With the currently high price and low availability of both rimfire and centerfire ammunition, I’ve been taking another look at my neglected airguns for maintaining my marksmanship skills. The other night I went to the closest Walmart on the off chance they had any .22 LR in stock, but all they had was rat shot. So, I picked up a box of 40 Crosman CO2 cylinders, thinking I’d break out my old Crosman 38T .177 revolver. (There are some nice pics of a 38T here.)
Tonight after work I dug out the 38T and put in a fresh CO2 cylinder. As soon as I did, it slowly leaked out all the gas. Apparently, after 25+ years, the seals deteriorated. I’m going to look into having it fixed. I still have the original box with the price tag – it cost me $34.88 plus tax at K-Mart, sometime back in the early 1980s. I’m sure the repair will cost more.
Anyway, not wanting to miss a chance to shoot, I put away the Crosman and got out my Benjamin HB-17 that I bought in the late 90s. (Here’s a link to it at Pyramid Air, although they list it as currently unavailable. I paid about $90 for mine.)
The HB-17 is a multi-pump pneumatic pistol. While it does not require CO2, it does require you to pump it up between each shot. For paper punching at 25 to 30 feet, 2 or 3 pumps are fine.
I haven’t shot it in years, and now I remember why. Pumping it is a pain, the trigger sucks, and the sights aren’t very good. Despite this, I was able to keep about half of my 20 shots in a group the size of a 50 cent piece, with the rest inside a couple inches at 20 feet. This was shooting with one hand.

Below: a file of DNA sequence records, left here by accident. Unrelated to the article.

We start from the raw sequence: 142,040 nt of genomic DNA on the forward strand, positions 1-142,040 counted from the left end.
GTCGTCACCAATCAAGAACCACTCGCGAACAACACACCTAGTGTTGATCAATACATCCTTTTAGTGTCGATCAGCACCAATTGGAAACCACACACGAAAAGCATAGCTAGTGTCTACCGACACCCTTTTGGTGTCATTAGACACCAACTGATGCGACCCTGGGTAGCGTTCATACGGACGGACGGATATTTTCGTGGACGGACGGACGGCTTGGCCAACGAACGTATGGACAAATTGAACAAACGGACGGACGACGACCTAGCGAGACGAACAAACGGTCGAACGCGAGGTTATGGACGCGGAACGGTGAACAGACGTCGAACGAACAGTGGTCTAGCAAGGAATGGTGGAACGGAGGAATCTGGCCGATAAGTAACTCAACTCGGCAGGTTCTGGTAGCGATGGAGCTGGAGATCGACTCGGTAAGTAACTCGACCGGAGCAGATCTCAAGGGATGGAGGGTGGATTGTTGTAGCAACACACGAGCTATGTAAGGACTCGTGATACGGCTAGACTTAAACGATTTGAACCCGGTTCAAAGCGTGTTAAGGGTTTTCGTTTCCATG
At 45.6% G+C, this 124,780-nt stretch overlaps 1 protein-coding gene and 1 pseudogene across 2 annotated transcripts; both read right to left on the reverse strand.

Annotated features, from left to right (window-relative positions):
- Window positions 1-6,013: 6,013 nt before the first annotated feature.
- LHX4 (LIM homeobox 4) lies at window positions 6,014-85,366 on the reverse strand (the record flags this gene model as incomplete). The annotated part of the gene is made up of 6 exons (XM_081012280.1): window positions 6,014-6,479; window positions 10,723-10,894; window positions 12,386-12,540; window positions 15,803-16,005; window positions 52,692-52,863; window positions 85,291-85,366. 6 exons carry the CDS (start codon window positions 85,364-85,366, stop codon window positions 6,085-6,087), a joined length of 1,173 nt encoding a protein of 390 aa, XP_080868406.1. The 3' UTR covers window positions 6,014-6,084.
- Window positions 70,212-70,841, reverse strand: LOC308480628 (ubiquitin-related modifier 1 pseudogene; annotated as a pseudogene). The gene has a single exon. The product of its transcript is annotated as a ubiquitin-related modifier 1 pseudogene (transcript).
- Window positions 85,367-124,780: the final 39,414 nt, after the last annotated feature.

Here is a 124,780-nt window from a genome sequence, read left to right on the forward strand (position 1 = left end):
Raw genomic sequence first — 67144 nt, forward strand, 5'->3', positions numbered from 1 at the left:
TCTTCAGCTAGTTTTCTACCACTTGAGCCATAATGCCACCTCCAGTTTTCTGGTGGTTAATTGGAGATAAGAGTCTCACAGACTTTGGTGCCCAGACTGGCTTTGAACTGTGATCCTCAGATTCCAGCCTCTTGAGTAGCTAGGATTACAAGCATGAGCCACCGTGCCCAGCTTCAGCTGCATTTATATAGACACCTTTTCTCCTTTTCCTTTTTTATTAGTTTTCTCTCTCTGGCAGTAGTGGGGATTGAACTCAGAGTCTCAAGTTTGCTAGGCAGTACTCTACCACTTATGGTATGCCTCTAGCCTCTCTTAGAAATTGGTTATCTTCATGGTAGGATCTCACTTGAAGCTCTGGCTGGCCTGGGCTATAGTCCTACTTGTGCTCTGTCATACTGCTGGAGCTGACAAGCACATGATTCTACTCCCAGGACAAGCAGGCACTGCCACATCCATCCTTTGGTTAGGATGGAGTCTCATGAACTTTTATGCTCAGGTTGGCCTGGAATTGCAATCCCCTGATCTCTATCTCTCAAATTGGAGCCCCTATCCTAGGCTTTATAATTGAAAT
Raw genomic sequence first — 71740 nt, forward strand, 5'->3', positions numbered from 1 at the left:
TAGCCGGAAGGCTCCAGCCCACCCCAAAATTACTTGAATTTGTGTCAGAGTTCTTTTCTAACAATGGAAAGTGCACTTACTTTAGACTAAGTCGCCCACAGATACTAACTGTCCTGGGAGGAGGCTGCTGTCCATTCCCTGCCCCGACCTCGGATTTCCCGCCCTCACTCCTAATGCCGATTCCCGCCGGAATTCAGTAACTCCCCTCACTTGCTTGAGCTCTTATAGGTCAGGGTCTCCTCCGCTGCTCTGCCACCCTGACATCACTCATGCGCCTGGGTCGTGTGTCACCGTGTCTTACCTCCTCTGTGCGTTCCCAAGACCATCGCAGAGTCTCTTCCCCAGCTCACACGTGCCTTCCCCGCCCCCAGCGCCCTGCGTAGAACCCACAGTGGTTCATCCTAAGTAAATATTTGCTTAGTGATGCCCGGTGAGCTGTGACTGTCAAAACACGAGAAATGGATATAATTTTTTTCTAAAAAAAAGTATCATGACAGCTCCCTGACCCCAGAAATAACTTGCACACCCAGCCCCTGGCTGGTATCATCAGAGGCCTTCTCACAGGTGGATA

Since I now have a big box of Co2 cylinders and nothing to use them in, I may pick up something like a Crosman 2240. It seems to be getting rave reviews at both Amazon and Pyramid Air, and there are many aftermarket accessories available for it.
A few nights ago I put 20 shots through my RWS-24 break barrel spring piston air rifle. I bought this back when I was in high school, as an upgrade to a Daisy Powerline 881 that I got when I was 12, and put a lot of pellets through it in my parents’ home, shooting into a steel trap. It’s a nice gun for indoor shooting because unlike most modern air rifles, it’s not a “magnum.” It has plenty of power for paper punching but is much quieter than the magnum air rifles. Unfortunately, it’s a lot harder to see the barleycorn front sight now that I’m 44, than it was when I was 15.
In the back of my closet I also have a Chinese XS-B3 air rifle that looks like a folding stock AK. It uses a side lever to cock it and is fairly powerful for an older air rifle. I’ll probably dig it out and put some pellets through it.